Antalya (Turkish pronunciation: [anˈtalja]) is the eighth most populous city in Turkey and the capital of its eponymous province. Located on Anatolia’s flourishing southwest coast bordered by the Taurus Mountains, Antalya is the largest Turkish city on the Mediterranean coast with over one million people in its metropolitan area. Antalya Province, which includes the city, is home to almost two million people and is the fastest-growing province in the country.
The city that is now Antalya was first settled around the 200 BC by the Attalid dynasty of Pergamon, which was soon subdued by the Romans. Roman rule saw Antalya thrive, including the construction of several new monuments, such as Hadrian’s Gate, and the proliferation of neighboring cities. The city has changed hands several times, including to the Byzantine Empire in 1207 and an expanding Ottoman Empire in 1391. Ottoman rule brought relative peace and stability for the next five-hundred years. The city was transferred to Italian suzerainty in the aftermath of World War I, but was recaptured by a newly independent Turkey in the War of Independence.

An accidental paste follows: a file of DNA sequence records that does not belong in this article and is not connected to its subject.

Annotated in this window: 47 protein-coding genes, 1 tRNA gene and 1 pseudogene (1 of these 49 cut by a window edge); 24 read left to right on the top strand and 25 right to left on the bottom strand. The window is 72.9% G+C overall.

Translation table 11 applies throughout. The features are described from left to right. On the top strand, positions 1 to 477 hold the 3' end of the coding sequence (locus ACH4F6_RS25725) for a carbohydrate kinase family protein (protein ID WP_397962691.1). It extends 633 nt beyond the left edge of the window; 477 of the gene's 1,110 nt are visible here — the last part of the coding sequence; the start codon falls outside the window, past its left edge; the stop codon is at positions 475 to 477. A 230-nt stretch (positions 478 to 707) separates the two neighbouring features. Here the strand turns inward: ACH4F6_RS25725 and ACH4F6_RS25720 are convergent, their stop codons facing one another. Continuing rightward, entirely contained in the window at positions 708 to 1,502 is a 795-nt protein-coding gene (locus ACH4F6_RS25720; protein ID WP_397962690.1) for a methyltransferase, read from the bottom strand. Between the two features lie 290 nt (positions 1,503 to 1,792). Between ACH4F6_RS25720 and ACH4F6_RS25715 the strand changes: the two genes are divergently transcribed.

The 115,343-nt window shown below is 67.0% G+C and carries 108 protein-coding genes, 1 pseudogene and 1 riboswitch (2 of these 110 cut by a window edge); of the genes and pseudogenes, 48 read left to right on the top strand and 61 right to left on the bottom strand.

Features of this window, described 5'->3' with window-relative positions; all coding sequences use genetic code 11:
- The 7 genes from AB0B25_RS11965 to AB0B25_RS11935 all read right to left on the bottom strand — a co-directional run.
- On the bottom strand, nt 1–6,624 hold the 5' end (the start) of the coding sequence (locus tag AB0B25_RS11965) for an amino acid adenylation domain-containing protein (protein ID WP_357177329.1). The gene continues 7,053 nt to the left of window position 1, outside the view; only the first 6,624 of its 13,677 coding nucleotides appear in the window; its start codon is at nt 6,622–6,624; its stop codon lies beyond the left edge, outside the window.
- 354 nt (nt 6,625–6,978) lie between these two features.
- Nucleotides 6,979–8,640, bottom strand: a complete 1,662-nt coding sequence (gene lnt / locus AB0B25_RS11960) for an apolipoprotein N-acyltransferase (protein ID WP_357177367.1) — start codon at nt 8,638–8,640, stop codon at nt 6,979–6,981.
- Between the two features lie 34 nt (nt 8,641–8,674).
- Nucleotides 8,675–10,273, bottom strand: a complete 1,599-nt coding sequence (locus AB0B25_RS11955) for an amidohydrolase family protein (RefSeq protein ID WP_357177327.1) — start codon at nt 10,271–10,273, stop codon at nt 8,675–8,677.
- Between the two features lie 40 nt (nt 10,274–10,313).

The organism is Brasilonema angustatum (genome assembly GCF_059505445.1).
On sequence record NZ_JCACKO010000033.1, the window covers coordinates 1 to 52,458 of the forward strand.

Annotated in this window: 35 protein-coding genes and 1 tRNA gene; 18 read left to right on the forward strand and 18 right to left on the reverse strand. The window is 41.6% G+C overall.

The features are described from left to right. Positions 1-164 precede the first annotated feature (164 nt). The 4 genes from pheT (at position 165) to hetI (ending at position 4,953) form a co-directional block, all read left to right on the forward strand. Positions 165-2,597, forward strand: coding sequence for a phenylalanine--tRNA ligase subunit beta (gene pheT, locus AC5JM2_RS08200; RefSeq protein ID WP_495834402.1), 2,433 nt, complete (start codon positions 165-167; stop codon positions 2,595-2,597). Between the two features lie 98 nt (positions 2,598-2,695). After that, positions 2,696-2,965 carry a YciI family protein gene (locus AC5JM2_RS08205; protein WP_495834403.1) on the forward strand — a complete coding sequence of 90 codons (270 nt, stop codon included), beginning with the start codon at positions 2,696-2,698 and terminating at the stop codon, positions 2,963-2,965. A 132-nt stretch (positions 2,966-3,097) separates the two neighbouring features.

Turkey’s industrialization and modernization has seen a complete revival of Antalya’s socioeconomic and political landscape. Large-scale development and governmental funding has seen the city become a world tourism hub, hosting a record 12.5 million tourists in 2014. Symbolic of the city’s rapidly developing tourism economy, Antalya will host the 2015 G-20 summit.